On Thursday, the Cornell Undergraduate Research Board held their bi-annual symposium. Over 40 undergraduate students presented research ranging from diabetes treatment to improved crude-oil extraction techniques to the benefits of obligatory language requirements, to faculty and students.
CURB aims to promote undergraduate research on campus, and the fall forum is one platform that allows students to do so. The event was organized by the symposium committee and encourages research from a diverse array of disciplines including biological sciences, engineering and applied science and social sciences.
In order to be eligible to participate in the event, undergraduate students must submit an abstract for their research to the CURB symposium committee and prepare a poster presentation.
According to Jonathan Han ’21, chair of the symposium committee, while the majority of the presenters have biology-oriented research projects, the committee tried to include more social science research this semester.
One such project examined the merits of obligatory language training in French Immigrant integration policy. This research was presented by Sophie Partington ’21, sociology and french double major and Laura DeMassa ’21, English and government double major.
However, the student researchers represented a wide range of colleges and majors. Juan Pablo Jordan-Davalos ’21, a biological sciences exchange student from Ecuador, presented his research on a newly discovered spider species from Ecuador. He is studying the Araneidae species through molecular barcoding, which examines DNA relationships between this new species and other well known spider species.
Natalie Brown ’20, a biology and society major, presented her research on beta islet cells, which are located within the pancreas and are responsible for secreting the insulin hormone.
According to Brown, beta islet cells are important for metabolic regulation within the body. Since the onset of Type 1 and Type 2 diabetes is due to a deficit in beta cells, Brown focuses on their regulation and regeneration.
“If we find out what is going wrong in these beta cells, we can target that, and stop the progression of diabetes before it starts,” Brown said.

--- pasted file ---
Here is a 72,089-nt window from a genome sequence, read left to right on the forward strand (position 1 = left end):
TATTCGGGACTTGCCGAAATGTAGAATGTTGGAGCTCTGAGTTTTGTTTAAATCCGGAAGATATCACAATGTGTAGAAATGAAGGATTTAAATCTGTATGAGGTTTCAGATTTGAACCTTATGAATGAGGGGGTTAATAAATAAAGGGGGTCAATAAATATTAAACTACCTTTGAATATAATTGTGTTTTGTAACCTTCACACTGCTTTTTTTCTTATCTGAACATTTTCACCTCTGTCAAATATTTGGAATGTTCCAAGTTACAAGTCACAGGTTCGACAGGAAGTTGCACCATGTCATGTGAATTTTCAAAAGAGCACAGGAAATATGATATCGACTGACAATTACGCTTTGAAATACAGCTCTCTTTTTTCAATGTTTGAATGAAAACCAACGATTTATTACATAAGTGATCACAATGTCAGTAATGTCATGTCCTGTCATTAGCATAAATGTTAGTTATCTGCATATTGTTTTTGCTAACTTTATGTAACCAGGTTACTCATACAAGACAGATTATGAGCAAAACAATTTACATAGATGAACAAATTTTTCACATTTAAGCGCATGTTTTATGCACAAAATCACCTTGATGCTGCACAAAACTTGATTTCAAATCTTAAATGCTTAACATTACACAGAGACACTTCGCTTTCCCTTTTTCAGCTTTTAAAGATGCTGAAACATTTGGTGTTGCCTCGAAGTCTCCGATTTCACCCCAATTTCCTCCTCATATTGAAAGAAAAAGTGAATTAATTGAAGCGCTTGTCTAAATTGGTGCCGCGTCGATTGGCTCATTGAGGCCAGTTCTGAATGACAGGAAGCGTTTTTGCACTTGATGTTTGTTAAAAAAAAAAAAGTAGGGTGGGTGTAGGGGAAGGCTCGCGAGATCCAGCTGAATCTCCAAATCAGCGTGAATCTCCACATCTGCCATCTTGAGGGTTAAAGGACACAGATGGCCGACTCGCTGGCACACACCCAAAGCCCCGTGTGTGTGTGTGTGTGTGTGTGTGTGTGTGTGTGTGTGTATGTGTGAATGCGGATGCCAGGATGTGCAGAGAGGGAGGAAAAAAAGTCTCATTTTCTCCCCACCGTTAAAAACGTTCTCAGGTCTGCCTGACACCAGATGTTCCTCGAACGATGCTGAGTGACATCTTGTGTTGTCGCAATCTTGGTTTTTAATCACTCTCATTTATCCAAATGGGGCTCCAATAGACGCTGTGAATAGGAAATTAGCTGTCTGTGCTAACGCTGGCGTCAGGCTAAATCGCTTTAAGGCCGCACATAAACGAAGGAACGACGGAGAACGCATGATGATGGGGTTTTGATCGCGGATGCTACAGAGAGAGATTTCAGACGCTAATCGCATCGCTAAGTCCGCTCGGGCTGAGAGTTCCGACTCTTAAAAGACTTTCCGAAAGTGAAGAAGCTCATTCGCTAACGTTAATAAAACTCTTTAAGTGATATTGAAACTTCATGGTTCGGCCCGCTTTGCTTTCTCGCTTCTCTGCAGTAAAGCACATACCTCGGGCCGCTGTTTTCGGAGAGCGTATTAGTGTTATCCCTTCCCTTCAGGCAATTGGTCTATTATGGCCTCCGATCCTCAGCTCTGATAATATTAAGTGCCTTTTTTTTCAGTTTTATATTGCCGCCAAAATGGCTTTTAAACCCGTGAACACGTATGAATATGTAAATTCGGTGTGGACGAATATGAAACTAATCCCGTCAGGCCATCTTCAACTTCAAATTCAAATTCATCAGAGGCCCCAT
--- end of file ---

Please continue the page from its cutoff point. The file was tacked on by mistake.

Engineering students also participated in the symposium. Julia Radzio ’21, a mechanical engineering major, presented her research on the inefficiency of current oil extraction techniques from reservoirs.
“This is a really unique project due to the fact that it incorporates a lot of interesting fluid mechanics and mechanical engineering principles to solve a prominent and important problem,” Radzio said.
At the end of the night, winners were chosen in each category of research, but all participants benefited from the chance to present their work and practice their scientific communication skills.
Applied Sciences: Justine Shih, CALS ’20, “Tensile Stress and Environmental Effects on Valve Interstitial Cells”
Biological Sciences (1): Brian Lee, CALS ’20, “Binding to Different Epitopes of CD20 Differentially Sensities DLBCL to Different Classes of Chemotherapy”
Biological Sciences (2): Matthew Guo, A&S ’19, “Elucidating the checkpoint Signaling Functions of the RAD9A Mammalian DNA Damage Response Protein”
Humanities and Social Sciences: Sarah Coupal, HumEc ’22, “Feasibility and Acceptability of Video-Dining in Community-Dwelling Older Adults”
“I’m just glad to have had the opportunity to share what I’ve been working on with other undergraduates and researchers on this campus,” said Mathew Guo ’19, one of the winners in the biological sciences category. “It is an opportunity that gives students a chance to learn by doing, by making mistakes, by persevering, and by realizing what they don’t know.”
He also cited the importance of being able to explain the reasoning, significance, and impact of his work to a general person, which is why having a platform like the symposium is beneficial.
The keynote speaker of the evening was Ryan Lombardi, vice president of student and campus life. In his speech, he said that “research is the lifeblood of an institution like Cornell.”
According to Lombardi, the skills students develop from participating in undergraduate research include critical thinking, creative thinking and experience with real-world problem solving. Lombardi also urged the undergraduate students in attendance to “use the intelligence that all of you have to do good for others.”